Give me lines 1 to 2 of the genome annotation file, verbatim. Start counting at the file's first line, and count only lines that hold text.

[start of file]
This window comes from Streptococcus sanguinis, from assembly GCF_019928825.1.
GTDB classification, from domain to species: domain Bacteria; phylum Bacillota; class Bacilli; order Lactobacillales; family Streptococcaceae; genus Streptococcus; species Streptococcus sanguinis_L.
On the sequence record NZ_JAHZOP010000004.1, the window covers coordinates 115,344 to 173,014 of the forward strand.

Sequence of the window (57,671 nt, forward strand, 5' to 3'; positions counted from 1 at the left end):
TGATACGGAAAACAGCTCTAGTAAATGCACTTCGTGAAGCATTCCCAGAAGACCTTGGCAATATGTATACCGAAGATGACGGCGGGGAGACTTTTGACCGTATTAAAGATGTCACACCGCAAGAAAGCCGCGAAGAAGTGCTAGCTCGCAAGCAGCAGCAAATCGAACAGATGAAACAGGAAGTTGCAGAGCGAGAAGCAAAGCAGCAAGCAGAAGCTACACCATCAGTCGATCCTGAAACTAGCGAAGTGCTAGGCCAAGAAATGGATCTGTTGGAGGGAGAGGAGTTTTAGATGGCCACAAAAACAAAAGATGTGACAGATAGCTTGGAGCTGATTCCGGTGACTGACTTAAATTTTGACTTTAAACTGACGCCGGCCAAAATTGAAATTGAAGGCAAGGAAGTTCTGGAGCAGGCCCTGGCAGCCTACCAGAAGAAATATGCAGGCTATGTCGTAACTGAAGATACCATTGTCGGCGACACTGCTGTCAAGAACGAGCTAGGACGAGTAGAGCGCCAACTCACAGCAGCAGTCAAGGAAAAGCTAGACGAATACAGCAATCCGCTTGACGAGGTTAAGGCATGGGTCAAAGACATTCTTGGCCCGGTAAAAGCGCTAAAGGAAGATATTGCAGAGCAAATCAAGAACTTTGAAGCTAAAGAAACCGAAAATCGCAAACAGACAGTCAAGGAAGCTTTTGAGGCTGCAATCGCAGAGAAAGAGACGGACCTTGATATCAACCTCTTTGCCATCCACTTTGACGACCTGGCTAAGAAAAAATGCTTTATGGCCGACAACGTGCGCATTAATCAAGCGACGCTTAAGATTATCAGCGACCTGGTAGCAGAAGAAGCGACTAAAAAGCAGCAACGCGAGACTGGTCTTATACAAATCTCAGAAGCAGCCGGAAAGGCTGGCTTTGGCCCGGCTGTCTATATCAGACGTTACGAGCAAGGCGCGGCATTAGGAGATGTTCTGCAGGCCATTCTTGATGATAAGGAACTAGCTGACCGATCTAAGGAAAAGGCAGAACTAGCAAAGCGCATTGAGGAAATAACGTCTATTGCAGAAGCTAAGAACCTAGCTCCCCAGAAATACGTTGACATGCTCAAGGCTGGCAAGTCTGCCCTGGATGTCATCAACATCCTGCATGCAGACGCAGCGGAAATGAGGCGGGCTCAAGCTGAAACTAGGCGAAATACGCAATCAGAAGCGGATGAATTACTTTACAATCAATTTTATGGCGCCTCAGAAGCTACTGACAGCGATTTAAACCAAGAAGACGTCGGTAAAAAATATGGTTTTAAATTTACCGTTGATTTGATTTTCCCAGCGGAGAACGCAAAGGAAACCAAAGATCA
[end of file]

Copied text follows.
This window comes from Streptococcus sanguinis, from assembly GCF_019928825.1.
GTDB classification, from domain to species: domain Bacteria; phylum Bacillota; class Bacilli; order Lactobacillales; family Streptococcaceae; genus Streptococcus; species Streptococcus sanguinis_L.